Comment 37646

By Yup (anonymous) | Posted February 01, 2010 at 15:03:08

Thanks Maheesh. Since my last post I've read much of Metropolitan Hamilton including watching the TED videos, and will read more about Learning Cities. I would like to repeat, however, what I've said here and elsewhere. The frustration of dealing with public institutions, or any large institution for that matter, to effect the ideas I see raised on this list and elsewhere, is all too evident. The problem is two-fold.

Fold #1 is that successfully institutionalizing the solution to a problem inevitably leads to additional problems, or the awareness of additional problems that cannot be solved by the "more of the same" mentality that is inherent in institutionalization. I give as an example the institutionalization of the automobile in the North American lifestyles, economics and politics. By increasing mobility the automobile proved a huge stimulus to economic activity. But now we have problems of pollution, energy supply and, most critically, congestion as a result of the scale of that successful stimulus. Cheaper, non-polluting energy sources may eventually solve some of these issues, but as we're learning at present, the cost to widen the QEW from Hamilton to Toronto increases exponentially each time it is done, without reducing travel times. Use quickly fills capacity, surrounding properties become more expensive and construction itself becomes a cause of delay.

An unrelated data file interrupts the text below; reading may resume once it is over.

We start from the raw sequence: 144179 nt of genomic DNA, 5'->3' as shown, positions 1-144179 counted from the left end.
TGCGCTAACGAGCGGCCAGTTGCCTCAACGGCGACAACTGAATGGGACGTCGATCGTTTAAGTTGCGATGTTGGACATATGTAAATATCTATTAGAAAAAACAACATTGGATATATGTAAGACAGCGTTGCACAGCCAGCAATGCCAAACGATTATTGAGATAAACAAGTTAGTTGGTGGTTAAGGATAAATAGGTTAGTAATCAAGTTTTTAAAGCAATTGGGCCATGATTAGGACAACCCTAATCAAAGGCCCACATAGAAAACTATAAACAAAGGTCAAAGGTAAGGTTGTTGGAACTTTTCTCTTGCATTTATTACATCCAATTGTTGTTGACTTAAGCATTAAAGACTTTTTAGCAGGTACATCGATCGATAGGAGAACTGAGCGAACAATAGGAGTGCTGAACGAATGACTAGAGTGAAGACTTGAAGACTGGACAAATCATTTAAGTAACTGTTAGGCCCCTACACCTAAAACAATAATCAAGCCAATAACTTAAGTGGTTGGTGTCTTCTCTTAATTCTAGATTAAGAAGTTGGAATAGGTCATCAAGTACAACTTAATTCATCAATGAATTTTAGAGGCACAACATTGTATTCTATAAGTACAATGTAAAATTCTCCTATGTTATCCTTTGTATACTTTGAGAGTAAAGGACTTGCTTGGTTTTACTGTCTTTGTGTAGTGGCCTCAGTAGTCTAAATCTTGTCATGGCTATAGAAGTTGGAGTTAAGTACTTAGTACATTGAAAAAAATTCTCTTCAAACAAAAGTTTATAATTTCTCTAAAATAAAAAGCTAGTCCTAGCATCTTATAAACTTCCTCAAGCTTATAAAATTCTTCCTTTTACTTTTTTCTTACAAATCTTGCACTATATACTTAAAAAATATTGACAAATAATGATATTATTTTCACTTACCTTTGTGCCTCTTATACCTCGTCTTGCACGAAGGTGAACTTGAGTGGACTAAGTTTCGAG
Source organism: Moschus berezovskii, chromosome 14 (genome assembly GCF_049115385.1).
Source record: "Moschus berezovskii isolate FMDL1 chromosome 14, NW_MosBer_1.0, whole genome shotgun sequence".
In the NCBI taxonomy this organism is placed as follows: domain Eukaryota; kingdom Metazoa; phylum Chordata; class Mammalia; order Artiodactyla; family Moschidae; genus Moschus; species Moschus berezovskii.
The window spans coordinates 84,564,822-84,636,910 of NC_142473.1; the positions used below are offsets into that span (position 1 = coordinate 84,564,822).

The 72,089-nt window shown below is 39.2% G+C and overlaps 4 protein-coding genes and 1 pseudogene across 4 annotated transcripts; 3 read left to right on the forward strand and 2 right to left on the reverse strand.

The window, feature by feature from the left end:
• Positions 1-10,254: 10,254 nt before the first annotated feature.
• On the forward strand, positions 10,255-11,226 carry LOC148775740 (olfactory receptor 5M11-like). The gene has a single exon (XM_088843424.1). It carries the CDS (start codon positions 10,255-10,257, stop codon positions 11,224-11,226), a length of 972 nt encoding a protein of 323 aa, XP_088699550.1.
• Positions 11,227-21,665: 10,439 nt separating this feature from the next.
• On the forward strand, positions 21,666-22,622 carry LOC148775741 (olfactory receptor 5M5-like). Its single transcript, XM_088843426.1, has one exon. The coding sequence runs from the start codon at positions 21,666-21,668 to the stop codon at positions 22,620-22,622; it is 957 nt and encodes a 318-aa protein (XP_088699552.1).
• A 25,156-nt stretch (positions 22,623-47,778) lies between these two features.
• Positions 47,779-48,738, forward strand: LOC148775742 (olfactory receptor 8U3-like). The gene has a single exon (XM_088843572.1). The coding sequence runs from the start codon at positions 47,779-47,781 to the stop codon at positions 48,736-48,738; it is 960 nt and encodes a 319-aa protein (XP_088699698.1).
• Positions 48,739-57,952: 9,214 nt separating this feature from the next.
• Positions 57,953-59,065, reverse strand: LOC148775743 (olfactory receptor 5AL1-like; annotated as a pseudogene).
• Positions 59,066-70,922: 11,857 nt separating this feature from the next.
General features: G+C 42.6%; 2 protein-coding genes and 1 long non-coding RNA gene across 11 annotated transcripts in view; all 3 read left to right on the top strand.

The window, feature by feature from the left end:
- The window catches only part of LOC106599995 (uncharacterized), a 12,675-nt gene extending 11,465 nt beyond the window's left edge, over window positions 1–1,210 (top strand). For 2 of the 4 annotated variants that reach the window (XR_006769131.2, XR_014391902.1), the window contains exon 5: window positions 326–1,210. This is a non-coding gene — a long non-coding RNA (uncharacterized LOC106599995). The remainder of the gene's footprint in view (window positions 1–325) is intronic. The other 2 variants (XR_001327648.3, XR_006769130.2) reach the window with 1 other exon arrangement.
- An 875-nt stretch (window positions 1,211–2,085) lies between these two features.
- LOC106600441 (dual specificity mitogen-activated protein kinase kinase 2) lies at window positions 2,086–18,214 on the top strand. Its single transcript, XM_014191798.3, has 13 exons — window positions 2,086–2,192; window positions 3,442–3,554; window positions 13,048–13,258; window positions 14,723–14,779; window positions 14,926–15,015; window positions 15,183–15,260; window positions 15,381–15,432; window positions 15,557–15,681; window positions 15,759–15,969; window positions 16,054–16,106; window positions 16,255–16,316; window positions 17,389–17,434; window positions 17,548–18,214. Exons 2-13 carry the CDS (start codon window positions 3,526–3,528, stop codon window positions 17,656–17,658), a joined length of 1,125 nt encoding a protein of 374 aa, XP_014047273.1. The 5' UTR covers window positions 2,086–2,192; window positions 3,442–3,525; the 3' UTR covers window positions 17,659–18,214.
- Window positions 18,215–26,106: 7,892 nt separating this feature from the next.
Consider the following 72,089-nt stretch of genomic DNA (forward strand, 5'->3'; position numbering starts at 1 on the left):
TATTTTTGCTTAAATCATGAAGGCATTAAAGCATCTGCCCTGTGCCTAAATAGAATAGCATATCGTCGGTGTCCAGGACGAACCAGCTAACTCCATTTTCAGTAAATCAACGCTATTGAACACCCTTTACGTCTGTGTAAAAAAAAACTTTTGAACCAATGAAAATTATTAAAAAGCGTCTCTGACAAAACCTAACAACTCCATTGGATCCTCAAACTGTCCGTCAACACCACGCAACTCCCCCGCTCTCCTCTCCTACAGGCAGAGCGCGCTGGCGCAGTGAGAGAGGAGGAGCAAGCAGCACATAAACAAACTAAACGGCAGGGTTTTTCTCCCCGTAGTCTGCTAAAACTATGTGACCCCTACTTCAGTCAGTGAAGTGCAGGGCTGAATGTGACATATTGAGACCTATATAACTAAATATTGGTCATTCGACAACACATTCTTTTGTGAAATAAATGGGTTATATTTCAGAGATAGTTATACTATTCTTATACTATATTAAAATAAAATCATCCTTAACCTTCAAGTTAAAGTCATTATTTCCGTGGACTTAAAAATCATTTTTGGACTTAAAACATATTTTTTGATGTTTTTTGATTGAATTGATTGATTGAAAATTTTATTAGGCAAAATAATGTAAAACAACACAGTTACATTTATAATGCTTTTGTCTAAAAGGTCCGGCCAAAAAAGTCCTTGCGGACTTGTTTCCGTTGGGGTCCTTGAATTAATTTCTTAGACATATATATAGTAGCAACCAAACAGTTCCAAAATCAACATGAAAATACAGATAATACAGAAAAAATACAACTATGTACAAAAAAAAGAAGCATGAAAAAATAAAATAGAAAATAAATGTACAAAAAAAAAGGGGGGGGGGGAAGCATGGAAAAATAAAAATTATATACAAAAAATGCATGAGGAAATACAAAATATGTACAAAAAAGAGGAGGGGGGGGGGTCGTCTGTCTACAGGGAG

Fold #2 is the system of leadership cultivated in major institutions. Decision makers, whether in business or politics, do not choose their careers in order to be told what to do. They are leaders. Leaders do the telling, not the listening. Competing over who does the telling and who does the listening is what we call politics. Political action quickly becomes a diversion from the task at hand. I suspect this may be the fundamental frustration Maheesh discovered with the IV BIA. Elsewhere, it has taken longer, and probably more man-hours, to get the city to purchase and find a way to renovate the Lister Block than to do the renovation itself. But we did see a fairly long list of community and political leaders come and go during the process. I'm wondering if Bill Strickland, whose TED slide presentation I accessed through Mentropolitan Hamilton, had decided to lobby his municipal government to raise the community educational arts centre he built in Pittsburg, would it be built today. Fortunately he just went out on the street with a cardboard box to raise funds, later producing a slide show to illustrate and build on each stage of success.

I know whatever success has been achieved on James St. N. is not the result of political action. It was the result of a few artists opening galleries in the cheapest space possible, and uniting with openings once a month to stretch promotional resources. The politicians came later, after the initial success, and they haven't contributed all that much since. I think it is indicative that Raise The Hammer and Metropolitan Hamilton and other weblog sites are examples of more successful civic action than the city's own My Hamilton web site, which is much larger.

But there does seem to be some impediment to the expansion of direct constructive (as opposed to organized complaining about by-law enforcement, for instance) citizen civic action. Maheesh might suggest it is a lack of information or a current, non-institutionalized educational system. If so, what is the local impediment to that? Or is there none, and I'm just not seeing what's happening on this front locally?

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